Amsterdam In the second meeting of what we are now calling the “The Organizing Forum” or TOF, which I choose to pronounce as TOUGH, more than forty organizers from the Netherlands, France, Brussels, the United Kingdom, and the United States came together in Amsterdam to share experiences on organizing campaigns, strategy and tactics. Participants included ACORN community organizers along with representatives from unions in several countries, some parliamentarians, and members and organizers from progressive political parties. Having launched the first meeting in the fall of 2019 with less than twenty participants, TOF seemed to be moving with a full head of steam to meet a need that organizers across Europe were recognizing.
After a period of introductions and sharing, Nick Ballard, head organizer of the ACORN Union in England, gave a summary and analysis of both the recent election in the UK where the Labour Party was heavily routed in former strongholds, and what it had meant for organizing now looking forward. The surge in growth for ACORN continuing now in the post-election period where organizing committees are queuing up in communities across the country to form new chapters is an encouraging phenomenon.
There was spirited discussion that was triggered by a session I ran for the assembly on the experience of ACORN and our unions, both with the Service Employees, United Labor Unions, the AFL-CIO, AFT, NEA, UFCW and others in building community-labor coalitions to mount organizing and issue campaigns. We talked about the TEAM effort in the 1980s, the HOTROC campaign in the 90s, and Walmart campaign in the 2000s as good examples of the organizing efforts, as well as the partnership between ACORN and SEIU, the AFT, and the CWA in organizing home health care and home day care workers. On issue campaigns, we discussed the living wage campaigns that ACORN had initiated with labor in the US and Canada from the 1990s until today.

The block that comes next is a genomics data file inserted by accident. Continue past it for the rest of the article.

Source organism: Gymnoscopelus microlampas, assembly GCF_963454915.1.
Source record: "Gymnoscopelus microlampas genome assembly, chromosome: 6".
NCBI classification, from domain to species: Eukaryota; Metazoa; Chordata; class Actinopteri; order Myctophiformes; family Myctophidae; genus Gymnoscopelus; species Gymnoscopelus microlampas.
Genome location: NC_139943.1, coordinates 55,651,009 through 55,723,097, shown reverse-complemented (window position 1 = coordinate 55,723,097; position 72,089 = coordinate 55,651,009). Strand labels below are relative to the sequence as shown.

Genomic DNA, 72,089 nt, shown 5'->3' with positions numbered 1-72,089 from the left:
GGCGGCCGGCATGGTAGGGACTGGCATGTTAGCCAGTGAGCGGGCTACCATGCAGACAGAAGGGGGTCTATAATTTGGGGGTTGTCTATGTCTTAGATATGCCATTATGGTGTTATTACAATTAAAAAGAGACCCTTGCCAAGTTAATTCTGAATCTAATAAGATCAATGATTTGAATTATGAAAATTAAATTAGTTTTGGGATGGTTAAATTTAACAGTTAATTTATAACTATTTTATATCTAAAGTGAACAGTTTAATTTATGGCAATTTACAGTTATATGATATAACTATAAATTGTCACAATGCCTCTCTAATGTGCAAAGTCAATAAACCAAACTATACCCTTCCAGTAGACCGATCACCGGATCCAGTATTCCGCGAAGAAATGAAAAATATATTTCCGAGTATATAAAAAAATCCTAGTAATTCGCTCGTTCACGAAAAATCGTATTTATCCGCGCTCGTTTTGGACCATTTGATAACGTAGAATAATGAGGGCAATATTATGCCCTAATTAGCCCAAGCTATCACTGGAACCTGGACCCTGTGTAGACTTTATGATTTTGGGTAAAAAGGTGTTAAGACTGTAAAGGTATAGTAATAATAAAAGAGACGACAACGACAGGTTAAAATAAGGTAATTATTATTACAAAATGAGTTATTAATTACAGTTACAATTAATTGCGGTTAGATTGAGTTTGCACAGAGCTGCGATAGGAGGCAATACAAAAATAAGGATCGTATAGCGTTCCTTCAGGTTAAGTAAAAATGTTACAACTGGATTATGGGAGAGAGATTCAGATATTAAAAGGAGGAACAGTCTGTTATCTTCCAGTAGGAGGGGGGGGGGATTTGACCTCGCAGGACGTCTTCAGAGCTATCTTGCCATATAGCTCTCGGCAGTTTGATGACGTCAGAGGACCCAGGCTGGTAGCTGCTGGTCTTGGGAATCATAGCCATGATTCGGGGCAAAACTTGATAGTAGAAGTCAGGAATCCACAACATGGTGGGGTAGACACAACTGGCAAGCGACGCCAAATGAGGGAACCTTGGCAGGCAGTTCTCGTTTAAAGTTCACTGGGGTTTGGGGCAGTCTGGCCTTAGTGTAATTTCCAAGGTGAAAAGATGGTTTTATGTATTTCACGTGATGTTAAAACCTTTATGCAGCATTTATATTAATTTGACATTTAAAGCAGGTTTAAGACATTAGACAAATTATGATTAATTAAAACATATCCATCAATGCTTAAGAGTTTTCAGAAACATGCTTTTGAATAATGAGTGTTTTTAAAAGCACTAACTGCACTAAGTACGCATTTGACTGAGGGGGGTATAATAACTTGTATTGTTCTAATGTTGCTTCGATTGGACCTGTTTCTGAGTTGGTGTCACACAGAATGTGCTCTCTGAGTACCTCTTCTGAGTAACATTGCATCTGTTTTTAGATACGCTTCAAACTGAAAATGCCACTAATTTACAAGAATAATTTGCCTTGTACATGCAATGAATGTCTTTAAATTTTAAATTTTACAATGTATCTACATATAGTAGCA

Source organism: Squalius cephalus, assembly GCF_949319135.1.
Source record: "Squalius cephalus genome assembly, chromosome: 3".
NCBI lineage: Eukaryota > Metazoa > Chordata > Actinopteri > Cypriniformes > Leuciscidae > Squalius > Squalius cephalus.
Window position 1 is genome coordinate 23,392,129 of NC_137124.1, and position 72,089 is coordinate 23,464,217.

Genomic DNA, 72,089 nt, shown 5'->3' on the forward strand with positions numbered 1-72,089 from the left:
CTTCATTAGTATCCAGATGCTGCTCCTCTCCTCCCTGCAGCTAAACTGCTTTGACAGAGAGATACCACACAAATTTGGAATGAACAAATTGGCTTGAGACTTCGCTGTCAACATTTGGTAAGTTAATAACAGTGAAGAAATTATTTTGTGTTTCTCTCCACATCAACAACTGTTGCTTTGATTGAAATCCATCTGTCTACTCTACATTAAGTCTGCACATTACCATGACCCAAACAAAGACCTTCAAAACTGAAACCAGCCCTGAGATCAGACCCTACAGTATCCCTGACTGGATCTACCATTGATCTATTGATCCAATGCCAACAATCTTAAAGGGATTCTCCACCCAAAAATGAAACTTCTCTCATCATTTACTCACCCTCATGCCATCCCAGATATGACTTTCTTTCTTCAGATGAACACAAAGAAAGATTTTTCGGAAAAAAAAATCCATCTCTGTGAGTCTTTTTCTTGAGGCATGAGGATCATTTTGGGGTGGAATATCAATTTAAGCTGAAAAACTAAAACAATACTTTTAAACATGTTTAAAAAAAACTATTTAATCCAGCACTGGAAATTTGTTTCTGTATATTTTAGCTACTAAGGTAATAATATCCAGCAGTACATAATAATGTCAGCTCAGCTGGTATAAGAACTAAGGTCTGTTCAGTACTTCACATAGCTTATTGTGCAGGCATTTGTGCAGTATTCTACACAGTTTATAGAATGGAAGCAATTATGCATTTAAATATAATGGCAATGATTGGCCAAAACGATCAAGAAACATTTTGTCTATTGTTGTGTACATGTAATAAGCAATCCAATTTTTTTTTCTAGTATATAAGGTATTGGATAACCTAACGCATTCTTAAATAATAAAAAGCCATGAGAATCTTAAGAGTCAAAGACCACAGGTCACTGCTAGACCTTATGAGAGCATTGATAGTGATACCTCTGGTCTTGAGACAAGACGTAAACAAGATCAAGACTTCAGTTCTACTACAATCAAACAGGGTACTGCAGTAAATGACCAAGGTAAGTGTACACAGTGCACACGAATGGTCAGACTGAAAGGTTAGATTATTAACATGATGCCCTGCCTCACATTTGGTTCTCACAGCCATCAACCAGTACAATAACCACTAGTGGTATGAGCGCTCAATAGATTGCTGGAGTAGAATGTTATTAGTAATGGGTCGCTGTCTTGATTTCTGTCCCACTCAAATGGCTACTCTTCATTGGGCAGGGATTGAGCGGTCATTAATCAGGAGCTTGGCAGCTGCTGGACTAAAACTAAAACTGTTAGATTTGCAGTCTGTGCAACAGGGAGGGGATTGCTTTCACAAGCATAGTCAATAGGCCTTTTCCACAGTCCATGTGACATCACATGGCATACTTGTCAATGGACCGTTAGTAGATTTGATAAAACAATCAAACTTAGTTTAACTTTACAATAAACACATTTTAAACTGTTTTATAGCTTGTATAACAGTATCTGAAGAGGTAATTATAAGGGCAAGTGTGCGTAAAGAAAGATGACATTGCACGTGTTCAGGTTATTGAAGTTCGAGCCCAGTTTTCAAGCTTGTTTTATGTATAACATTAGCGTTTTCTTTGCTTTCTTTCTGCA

All of which set the table for a discussion on the progress and potential for the Fight for 14 Euros Campaign in the Netherlands to try to raise the minimum wage per hour from 9.40 euros to 14. The worker constituency, not surprisingly, is composed heavily of short term or no contract workers, immigrants and refugees, and subcontractors at major companies and public facilities like the giant Schiphol airport in Amsterdam. Unions were under no illusions that this would be a quick and easy victory, and saw the fight across many fronts that included the election cycle culminating in spring 2021 as well as their efforts with their own collective agreements. Exciting stuff with deep commitments and resources!
It was a jam-packed afternoon, and despite the fact that I was reeling from an overnight flight, I couldn’t miss the enthusiasm and the interest in continuing the momentum of putting organizers together over the coming year.